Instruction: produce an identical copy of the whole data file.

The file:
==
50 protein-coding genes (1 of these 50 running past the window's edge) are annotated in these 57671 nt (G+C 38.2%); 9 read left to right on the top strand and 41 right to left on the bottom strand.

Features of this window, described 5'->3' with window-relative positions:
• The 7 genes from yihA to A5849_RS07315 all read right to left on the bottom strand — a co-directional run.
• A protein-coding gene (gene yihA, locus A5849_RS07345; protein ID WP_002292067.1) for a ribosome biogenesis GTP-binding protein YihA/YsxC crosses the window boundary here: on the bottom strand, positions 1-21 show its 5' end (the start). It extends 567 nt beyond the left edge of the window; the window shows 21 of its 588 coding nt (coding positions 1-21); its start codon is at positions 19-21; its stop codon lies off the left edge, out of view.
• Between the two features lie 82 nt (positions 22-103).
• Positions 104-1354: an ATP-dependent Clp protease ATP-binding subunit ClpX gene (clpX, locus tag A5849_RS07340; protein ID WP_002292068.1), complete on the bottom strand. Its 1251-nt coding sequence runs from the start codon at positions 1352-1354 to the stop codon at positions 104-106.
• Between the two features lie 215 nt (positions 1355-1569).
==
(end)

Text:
50 protein-coding genes (1 of these 50 running past the window's edge) are annotated in these 57671 nt (G+C 38.2%); 9 read left to right on the top strand and 41 right to left on the bottom strand.

Features of this window, described 5'->3' with window-relative positions:
• The 7 genes from yihA to A5849_RS07315 all read right to left on the bottom strand — a co-directional run.
• A protein-coding gene (gene yihA, locus A5849_RS07345; protein ID WP_002292067.1) for a ribosome biogenesis GTP-binding protein YihA/YsxC crosses the window boundary here: on the bottom strand, positions 1-21 show its 5' end (the start). It extends 567 nt beyond the left edge of the window; the window shows 21 of its 588 coding nt (coding positions 1-21); its start codon is at positions 19-21; its stop codon lies off the left edge, out of view.
• Between the two features lie 82 nt (positions 22-103).
• Positions 104-1354: an ATP-dependent Clp protease ATP-binding subunit ClpX gene (clpX, locus tag A5849_RS07340; protein ID WP_002292068.1), complete on the bottom strand. Its 1251-nt coding sequence runs from the start codon at positions 1352-1354 to the stop codon at positions 104-106.
• Between the two features lie 215 nt (positions 1355-1569).